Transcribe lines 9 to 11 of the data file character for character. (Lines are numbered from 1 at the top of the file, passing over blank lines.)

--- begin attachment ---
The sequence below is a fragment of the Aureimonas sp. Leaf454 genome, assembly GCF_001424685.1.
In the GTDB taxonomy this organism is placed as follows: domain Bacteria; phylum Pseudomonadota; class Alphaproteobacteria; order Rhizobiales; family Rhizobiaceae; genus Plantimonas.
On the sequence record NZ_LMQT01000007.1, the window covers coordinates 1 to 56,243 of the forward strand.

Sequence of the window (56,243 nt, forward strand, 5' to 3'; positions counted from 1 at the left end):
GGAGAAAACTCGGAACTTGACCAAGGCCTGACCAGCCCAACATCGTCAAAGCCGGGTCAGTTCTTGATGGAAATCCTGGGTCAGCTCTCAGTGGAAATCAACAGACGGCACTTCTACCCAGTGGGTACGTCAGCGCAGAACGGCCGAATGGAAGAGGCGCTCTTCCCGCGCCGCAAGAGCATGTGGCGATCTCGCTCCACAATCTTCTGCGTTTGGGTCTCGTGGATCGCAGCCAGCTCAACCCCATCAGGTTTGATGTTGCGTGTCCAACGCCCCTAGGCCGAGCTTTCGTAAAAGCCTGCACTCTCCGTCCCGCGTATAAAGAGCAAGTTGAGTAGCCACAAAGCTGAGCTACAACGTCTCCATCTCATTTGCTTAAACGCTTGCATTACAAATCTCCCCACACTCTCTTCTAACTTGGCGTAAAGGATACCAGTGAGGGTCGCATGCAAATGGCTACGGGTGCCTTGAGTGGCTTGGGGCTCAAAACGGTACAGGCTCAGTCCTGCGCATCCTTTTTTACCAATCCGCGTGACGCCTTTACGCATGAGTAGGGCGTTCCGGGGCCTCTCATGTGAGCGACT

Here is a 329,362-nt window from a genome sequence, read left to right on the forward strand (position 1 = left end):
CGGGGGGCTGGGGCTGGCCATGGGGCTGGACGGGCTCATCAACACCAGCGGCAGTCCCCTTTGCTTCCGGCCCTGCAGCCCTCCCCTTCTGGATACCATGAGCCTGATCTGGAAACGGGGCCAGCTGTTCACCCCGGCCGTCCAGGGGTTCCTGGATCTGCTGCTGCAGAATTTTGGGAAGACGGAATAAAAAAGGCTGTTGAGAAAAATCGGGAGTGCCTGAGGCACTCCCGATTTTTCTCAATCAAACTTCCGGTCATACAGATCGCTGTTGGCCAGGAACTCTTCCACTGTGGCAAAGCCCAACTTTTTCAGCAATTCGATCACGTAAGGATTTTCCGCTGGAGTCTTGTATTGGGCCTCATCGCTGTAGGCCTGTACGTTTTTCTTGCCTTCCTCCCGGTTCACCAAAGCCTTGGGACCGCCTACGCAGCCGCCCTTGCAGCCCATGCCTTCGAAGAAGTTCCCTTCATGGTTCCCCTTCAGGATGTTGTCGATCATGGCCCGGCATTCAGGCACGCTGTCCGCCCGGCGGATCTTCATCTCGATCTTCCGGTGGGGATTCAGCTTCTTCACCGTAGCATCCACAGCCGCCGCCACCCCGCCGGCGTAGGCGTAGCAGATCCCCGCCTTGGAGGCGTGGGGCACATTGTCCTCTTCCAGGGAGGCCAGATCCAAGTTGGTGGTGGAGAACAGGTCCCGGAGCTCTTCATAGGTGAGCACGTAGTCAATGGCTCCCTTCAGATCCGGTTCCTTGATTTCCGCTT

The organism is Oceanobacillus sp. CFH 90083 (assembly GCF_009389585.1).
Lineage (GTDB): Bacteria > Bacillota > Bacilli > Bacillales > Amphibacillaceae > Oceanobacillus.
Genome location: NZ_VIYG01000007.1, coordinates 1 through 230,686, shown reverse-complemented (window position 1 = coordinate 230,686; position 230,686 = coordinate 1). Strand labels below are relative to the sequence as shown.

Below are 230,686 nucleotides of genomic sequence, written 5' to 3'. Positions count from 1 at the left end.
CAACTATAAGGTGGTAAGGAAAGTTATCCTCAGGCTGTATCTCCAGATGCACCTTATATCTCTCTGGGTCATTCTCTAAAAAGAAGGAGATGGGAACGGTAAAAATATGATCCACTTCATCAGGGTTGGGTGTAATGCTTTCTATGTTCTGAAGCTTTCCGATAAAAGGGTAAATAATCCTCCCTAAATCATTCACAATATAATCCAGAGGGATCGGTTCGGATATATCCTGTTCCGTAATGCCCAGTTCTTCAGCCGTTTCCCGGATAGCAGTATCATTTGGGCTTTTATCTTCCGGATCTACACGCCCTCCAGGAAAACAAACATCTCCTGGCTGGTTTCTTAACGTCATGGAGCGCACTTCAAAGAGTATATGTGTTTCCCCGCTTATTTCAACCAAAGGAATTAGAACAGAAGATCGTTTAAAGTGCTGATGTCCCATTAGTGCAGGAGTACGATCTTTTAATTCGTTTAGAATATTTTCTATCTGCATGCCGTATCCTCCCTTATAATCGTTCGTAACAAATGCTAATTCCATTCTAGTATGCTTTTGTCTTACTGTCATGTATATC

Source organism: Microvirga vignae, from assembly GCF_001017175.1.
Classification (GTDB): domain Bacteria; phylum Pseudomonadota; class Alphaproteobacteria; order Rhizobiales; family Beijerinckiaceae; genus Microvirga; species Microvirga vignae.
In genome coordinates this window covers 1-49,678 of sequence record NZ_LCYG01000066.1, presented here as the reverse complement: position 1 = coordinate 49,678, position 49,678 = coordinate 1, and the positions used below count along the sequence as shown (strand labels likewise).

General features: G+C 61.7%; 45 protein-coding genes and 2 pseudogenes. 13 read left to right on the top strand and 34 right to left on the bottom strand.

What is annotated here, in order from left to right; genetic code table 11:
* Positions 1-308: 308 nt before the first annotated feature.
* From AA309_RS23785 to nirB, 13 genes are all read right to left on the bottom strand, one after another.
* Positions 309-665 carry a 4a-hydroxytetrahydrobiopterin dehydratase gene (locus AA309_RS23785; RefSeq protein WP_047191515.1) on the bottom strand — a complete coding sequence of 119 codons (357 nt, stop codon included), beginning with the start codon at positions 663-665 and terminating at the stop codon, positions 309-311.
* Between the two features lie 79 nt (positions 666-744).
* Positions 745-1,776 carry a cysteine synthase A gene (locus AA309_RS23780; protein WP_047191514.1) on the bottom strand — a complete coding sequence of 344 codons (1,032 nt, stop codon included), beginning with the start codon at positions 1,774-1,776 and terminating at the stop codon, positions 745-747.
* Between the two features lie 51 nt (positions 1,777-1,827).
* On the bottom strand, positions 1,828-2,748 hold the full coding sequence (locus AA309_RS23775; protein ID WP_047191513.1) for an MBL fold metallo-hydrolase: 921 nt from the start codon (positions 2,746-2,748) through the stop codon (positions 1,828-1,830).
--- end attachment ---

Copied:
Lineage (GTDB): Bacteria > Bacillota > Bacilli > Bacillales > Amphibacillaceae > Oceanobacillus.
Genome location: NZ_VIYG01000007.1, coordinates 1 through 230,686, shown reverse-complemented (window position 1 = coordinate 230,686; position 230,686 = coordinate 1). Strand labels below are relative to the sequence as shown.

Below are 230,686 nucleotides of genomic sequence, written 5' to 3'. Positions count from 1 at the left end.